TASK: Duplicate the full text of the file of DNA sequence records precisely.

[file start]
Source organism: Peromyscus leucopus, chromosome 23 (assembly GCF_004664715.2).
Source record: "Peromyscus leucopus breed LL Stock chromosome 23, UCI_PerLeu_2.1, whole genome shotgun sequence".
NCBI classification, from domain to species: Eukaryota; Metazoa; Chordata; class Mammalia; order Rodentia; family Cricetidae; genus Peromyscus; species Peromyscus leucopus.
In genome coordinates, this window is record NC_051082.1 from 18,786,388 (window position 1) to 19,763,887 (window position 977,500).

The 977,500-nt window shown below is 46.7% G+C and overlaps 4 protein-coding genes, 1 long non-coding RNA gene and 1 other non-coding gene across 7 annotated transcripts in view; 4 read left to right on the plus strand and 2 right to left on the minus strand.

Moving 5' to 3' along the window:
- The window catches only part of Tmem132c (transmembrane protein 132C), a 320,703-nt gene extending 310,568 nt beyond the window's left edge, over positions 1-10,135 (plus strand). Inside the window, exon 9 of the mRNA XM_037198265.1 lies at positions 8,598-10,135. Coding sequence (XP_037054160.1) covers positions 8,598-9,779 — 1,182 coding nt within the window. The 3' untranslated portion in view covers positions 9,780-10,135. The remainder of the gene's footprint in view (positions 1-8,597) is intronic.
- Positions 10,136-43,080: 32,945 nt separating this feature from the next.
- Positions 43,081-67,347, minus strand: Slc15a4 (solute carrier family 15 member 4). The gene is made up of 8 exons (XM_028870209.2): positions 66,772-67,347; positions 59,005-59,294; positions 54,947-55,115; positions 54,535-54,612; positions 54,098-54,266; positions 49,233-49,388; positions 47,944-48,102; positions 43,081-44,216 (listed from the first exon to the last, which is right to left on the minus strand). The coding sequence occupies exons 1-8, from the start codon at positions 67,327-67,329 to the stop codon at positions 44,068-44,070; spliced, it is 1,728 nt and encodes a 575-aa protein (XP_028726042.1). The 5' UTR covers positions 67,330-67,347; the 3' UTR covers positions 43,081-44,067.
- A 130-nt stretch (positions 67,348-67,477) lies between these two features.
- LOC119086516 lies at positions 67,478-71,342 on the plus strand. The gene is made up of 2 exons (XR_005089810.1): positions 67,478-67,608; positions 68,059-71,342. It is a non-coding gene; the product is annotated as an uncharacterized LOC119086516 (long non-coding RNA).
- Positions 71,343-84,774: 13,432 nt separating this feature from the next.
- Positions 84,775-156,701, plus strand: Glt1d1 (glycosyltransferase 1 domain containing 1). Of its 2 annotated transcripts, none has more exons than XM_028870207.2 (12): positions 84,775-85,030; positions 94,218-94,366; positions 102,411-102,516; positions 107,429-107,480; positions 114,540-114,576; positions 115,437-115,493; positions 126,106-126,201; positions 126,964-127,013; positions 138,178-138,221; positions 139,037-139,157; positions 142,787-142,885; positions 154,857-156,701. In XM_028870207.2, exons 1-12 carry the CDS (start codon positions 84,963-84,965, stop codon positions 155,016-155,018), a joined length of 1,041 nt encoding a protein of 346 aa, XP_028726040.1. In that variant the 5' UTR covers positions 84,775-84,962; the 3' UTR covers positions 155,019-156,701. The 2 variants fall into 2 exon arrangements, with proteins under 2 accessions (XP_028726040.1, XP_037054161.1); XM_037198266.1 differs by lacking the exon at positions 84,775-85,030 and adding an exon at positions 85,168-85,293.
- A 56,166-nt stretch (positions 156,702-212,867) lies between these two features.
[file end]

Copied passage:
Source organism: Peromyscus leucopus, chromosome 23 (assembly GCF_004664715.2).
Source record: "Peromyscus leucopus breed LL Stock chromosome 23, UCI_PerLeu_2.1, whole genome shotgun sequence".
NCBI classification, from domain to species: Eukaryota; Metazoa; Chordata; class Mammalia; order Rodentia; family Cricetidae; genus Peromyscus; species Peromyscus leucopus.
In genome coordinates, this window is record NC_051082.1 from 18,786,388 (window position 1) to 19,763,887 (window position 977,500).

The 977,500-nt window shown below is 46.7% G+C and overlaps 4 protein-coding genes, 1 long non-coding RNA gene and 1 other non-coding gene across 7 annotated transcripts in view; 4 read left to right on the plus strand and 2 right to left on the minus strand.

Moving 5' to 3' along the window:
- The window catches only part of Tmem132c (transmembrane protein 132C), a 320,703-nt gene extending 310,568 nt beyond the window's left edge, over positions 1-10,135 (plus strand). Inside the window, exon 9 of the mRNA XM_037198265.1 lies at positions 8,598-10,135. Coding sequence (XP_037054160.1) covers positions 8,598-9,779 — 1,182 coding nt within the window. The 3' untranslated portion in view covers positions 9,780-10,135. The remainder of the gene's footprint in view (positions 1-8,597) is intronic.
- Positions 10,136-43,080: 32,945 nt separating this feature from the next.
- Positions 43,081-67,347, minus strand: Slc15a4 (solute carrier family 15 member 4). The gene is made up of 8 exons (XM_028870209.2): positions 66,772-67,347; positions 59,005-59,294; positions 54,947-55,115; positions 54,535-54,612; positions 54,098-54,266; positions 49,233-49,388; positions 47,944-48,102; positions 43,081-44,216 (listed from the first exon to the last, which is right to left on the minus strand). The coding sequence occupies exons 1-8, from the start codon at positions 67,327-67,329 to the stop codon at positions 44,068-44,070; spliced, it is 1,728 nt and encodes a 575-aa protein (XP_028726042.1). The 5' UTR covers positions 67,330-67,347; the 3' UTR covers positions 43,081-44,067.
- A 130-nt stretch (positions 67,348-67,477) lies between these two features.
- LOC119086516 lies at positions 67,478-71,342 on the plus strand. The gene is made up of 2 exons (XR_005089810.1): positions 67,478-67,608; positions 68,059-71,342. It is a non-coding gene; the product is annotated as an uncharacterized LOC119086516 (long non-coding RNA).
- Positions 71,343-84,774: 13,432 nt separating this feature from the next.
- Positions 84,775-156,701, plus strand: Glt1d1 (glycosyltransferase 1 domain containing 1). Of its 2 annotated transcripts, none has more exons than XM_028870207.2 (12): positions 84,775-85,030; positions 94,218-94,366; positions 102,411-102,516; positions 107,429-107,480; positions 114,540-114,576; positions 115,437-115,493; positions 126,106-126,201; positions 126,964-127,013; positions 138,178-138,221; positions 139,037-139,157; positions 142,787-142,885; positions 154,857-156,701. In XM_028870207.2, exons 1-12 carry the CDS (start codon positions 84,963-84,965, stop codon positions 155,016-155,018), a joined length of 1,041 nt encoding a protein of 346 aa, XP_028726040.1. In that variant the 5' UTR covers positions 84,775-84,962; the 3' UTR covers positions 155,019-156,701. The 2 variants fall into 2 exon arrangements, with proteins under 2 accessions (XP_028726040.1, XP_037054161.1); XM_037198266.1 differs by lacking the exon at positions 84,775-85,030 and adding an exon at positions 85,168-85,293.
- A 56,166-nt stretch (positions 156,702-212,867) lies between these two features.